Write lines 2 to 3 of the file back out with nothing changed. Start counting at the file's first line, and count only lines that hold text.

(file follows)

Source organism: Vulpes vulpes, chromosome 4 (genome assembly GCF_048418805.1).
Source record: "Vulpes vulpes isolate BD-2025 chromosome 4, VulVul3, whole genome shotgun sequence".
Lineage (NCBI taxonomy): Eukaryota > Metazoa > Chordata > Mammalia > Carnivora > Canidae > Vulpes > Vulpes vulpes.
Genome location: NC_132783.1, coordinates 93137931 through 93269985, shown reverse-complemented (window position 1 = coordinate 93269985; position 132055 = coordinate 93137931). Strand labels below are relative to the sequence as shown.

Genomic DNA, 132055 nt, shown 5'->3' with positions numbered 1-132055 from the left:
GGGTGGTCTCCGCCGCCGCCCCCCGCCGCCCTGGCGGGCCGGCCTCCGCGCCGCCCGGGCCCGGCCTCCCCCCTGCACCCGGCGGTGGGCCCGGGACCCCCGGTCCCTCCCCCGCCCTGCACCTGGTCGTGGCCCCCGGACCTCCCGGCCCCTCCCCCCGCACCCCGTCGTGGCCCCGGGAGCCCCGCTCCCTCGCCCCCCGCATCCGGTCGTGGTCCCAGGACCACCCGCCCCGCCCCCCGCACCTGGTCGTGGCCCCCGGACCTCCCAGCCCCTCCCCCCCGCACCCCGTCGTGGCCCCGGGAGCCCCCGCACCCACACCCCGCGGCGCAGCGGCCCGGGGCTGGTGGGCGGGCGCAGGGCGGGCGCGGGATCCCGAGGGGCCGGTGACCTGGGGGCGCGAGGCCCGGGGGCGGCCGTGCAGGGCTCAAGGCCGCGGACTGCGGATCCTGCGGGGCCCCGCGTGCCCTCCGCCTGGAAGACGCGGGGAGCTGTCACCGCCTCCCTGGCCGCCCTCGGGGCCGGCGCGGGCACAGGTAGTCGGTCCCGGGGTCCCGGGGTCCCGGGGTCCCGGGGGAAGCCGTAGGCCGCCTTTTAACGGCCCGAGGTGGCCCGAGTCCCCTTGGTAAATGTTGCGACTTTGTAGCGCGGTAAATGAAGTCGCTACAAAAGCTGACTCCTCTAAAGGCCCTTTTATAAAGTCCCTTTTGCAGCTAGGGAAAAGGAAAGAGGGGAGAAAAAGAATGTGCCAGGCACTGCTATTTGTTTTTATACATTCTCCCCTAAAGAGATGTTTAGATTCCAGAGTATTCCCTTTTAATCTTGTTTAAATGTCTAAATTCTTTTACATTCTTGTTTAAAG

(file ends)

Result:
Source record: "Vulpes vulpes isolate BD-2025 chromosome 4, VulVul3, whole genome shotgun sequence".
Lineage (NCBI taxonomy): Eukaryota > Metazoa > Chordata > Mammalia > Carnivora > Canidae > Vulpes > Vulpes vulpes.